Tuesday, February 14, 2006

Big people make for small snowstorms.

The weekend storm dropped more snow on New York City than any other in at least 137 years, since they began recording such events here in 1869. Yet the general feeling around is that the storm wasn't so bad -- not nearly as bad as the blizzards of years ago.

An explanation from the Times....
people were shorter then, so the drifts may well have seemed deeper. Seriously.

In 1947, New Yorkers were, on average, more than an inch shorter than they are today. In 1888, when the blizzard that is branded on the city's collective memory as the Greatest of All Time hit New York, people were, on average, about three inches shorter.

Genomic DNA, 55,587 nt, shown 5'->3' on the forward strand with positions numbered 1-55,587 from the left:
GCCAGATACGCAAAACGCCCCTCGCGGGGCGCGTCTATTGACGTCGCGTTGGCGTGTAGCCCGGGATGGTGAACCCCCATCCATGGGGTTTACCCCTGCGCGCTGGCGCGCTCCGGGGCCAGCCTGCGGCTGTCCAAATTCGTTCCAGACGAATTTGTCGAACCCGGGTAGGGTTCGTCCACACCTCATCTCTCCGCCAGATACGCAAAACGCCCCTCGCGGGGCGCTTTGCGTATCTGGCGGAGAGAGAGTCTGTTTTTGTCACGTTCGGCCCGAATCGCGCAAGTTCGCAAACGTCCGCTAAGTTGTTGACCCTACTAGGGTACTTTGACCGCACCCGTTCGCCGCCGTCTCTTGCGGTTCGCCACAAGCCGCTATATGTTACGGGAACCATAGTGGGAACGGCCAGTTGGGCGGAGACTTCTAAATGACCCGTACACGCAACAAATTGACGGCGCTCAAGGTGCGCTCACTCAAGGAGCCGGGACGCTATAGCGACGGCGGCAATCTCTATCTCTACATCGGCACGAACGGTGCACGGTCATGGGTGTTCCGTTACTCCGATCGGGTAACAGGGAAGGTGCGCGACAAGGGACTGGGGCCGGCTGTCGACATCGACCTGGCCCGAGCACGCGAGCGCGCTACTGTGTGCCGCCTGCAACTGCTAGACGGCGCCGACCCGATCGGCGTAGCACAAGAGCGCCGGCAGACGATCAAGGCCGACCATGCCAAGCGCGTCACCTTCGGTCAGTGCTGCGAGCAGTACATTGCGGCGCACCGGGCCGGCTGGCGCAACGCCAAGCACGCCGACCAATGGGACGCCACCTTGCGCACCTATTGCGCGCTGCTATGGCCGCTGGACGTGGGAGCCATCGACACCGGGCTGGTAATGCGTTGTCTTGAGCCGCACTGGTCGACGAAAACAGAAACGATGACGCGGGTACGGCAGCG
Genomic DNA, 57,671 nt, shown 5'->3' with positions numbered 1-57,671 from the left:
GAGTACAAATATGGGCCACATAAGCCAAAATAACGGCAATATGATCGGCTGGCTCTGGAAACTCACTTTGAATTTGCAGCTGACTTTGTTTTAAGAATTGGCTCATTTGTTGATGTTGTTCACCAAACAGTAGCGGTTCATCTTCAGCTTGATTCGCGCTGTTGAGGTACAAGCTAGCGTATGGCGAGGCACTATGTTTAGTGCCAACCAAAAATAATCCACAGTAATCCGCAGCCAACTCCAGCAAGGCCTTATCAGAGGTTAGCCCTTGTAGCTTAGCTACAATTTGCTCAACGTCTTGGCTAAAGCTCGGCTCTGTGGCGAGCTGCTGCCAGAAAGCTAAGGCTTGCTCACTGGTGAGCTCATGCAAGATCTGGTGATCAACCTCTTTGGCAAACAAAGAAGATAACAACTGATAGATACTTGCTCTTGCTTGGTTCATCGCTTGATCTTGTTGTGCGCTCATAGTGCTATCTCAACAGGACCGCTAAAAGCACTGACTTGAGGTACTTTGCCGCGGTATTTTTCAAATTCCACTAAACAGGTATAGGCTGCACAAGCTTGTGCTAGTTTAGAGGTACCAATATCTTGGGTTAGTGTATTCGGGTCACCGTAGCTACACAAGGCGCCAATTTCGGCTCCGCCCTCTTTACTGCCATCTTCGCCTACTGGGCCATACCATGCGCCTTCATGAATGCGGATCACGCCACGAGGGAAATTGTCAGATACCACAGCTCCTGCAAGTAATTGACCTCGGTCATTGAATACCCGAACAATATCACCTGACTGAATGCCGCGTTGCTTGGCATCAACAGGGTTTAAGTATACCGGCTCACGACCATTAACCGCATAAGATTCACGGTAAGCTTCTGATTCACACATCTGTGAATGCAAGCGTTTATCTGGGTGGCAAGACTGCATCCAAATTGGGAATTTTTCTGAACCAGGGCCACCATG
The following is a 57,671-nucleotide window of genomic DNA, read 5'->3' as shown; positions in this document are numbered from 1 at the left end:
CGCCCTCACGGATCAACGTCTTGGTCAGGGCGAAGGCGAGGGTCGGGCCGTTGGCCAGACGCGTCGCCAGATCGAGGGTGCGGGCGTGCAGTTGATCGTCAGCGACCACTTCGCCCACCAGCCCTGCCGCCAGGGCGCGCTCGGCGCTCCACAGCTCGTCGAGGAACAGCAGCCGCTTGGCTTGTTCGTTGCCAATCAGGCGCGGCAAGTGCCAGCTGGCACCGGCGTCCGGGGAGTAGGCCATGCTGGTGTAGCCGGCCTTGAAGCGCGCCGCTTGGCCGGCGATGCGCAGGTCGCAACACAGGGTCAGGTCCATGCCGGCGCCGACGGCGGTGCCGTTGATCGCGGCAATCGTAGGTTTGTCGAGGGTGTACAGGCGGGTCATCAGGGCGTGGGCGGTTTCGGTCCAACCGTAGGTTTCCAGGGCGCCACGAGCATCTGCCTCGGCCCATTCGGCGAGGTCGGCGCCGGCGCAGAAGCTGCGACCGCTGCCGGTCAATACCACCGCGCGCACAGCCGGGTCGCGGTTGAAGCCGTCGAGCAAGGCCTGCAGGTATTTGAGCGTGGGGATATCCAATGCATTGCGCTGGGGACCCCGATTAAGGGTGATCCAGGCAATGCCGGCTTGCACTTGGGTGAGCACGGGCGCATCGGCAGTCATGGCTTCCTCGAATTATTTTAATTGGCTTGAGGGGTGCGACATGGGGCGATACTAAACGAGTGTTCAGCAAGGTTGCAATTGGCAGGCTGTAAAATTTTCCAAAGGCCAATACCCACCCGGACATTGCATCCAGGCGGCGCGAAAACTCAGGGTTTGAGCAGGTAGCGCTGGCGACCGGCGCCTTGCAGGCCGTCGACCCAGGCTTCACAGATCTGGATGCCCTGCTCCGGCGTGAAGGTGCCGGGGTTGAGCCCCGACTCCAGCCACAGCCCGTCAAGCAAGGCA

"That would affect people's impressions of getting through deep snow," said Richard H. Steckel, an economics professor at Ohio State University, who has analyzed changes in human height.
So economists now are into the psychology of snowstorms. They're really getting about, are they not?